Welcome to Starting Seven, The Pillar’s daily newsletter.
I’m Luke Coppen and I seek to guide you each weekday morning to the most interesting Catholic news and comment.
😇 Today’s feast: St. Andrew Dũng-Lạc and Companions.
🗞 Starting seven
5: Solène Tadié asks if France will enshrine a “right” to abortion in its constitution.
🇻🇦 Today’s Bollettino
Papal audiences for Luis Almagro, secretary general of the Organization of American States (OAS); Archbishop Joseph Spiteri, apostolic nuncio to Mexico; Cardinal Giuseppe Petrocchi of L’Aquila, Italy; Manuel Roberto López, El Salvador’s outgoing ambassador to the Holy See; Archbishop Protase Rugambwa, secretary of the Dicastery for Evangelization; Members of the International Theological Commission (Italian full text).
🧐 Look closer
A way forward? Germany’s Catholics are continuing to digest the bishops’ ad limina visit to Rome. The Nov. 14-18 trip ended with a meeting in which senior Vatican officials proposed a moratorium on the country’s “synodal way,” which was rejected by a majority of the German bishops.
Did the trip mark a step forward for the controversial initiative or a grave setback? There is a wide spectrum of opinions.
Giving the example of women’s ordination, he said: “Everything that cannot be decided locally by the Church is formulated in the form of a request for consideration by the Apostolic See. A request cannot be forbidden. One can freely deal with it, that is, either refuse it or comply with it.”
“Cardinal Secretary of State Parolin, as the meeting’s moderator, emphasized that these Roman interventions should be taken into account in the further course of the synodal way,” he wrote. “These proposals ultimately prevented a moratorium on the synodal way, which had also been proposed, so that it can continue, taking into account the input offered.”
Trapped bishops Irme Stetter-Karp, the synodal way’s co-president, accused Vatican officials of snubbing bishops and laity who favor sweeping changes.
“I am grateful to the German bishops for preventing a moratorium on the synodal way in Germany,” she said. “Obviously, an immediate interruption of the reform dialogue and the synodal deliberations and decisions in our country was an urgent wish of certain cardinals in Rome. This shows me how important it will be that we clearly bring our agenda to the global synod.”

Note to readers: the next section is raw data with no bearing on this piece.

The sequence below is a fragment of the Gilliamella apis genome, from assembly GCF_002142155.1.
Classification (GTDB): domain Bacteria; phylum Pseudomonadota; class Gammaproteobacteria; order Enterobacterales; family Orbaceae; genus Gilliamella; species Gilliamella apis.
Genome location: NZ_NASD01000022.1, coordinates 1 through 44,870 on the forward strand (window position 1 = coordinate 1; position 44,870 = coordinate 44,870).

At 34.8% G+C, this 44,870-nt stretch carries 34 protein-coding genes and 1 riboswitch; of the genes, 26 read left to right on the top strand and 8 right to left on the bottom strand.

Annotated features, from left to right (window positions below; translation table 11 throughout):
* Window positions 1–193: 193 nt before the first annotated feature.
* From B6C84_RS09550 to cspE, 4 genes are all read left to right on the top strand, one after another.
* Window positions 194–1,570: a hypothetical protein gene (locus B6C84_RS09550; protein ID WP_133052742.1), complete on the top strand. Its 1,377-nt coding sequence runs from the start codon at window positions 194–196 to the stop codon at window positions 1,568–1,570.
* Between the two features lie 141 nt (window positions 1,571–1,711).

Theologian Hans-Joachim Sander said that if the moratorium had been accepted, authorities would have struggled to cope with a surge in formal requests to leave the Church. “This was apparently also clear to the Roman stakeholders, which is probably why they relented,” he suggested.
The German Catholic initiative New Beginning, which opposes the synodal way, said that by raising expectations that were impossible to meet, the bishops had “maneuvered themselves into a trap.”
It said: “The decisive factor will be: Do the German bishops and their chairman [Bishop Georg Bätzing] dare to make the change, which includes reflection on the Gospel and the faith of the Church, and do they rediscover it in its viability, especially today? Or do they allow themselves to be further radicalized by that wing which seeks its own salvation, but also that of the Church, in a radical adaptation to contemporary culture?”
What’s next? The synodal way is expected to conclude with a fifth plenary assembly in Frankfurt on March 9-11, 2023. But given the disruption to the fourth assembly’s agenda after the bishops’ rejection of a text on sexual ethics, it is unclear whether participants will have time to vote on all the initiative’s remaining documents.
The divided German episcopate is likely to hold its annual spring plenary meeting around the same time.
🔍 Stories to watch
📅 Coming soon
Nov. 27 First Sunday of Advent.
Nov. 30 Feast of St. Andrew.
Dec. 3 Vatican Christmas tree and Nativity scene unveiled.
Dec. 4 First anniversary of Hong Kong Bishop Stephen Chow’s episcopal ordination.
Dec. 5 “Fruits of the Spirit” exhibit launched at London’s National Gallery.
Dec. 7 Cardinal Wilton Gregory of Washington turns 75.
Have a happy feast of St. Andrew Dũng-Lạc — and a happy Thanksgiving.
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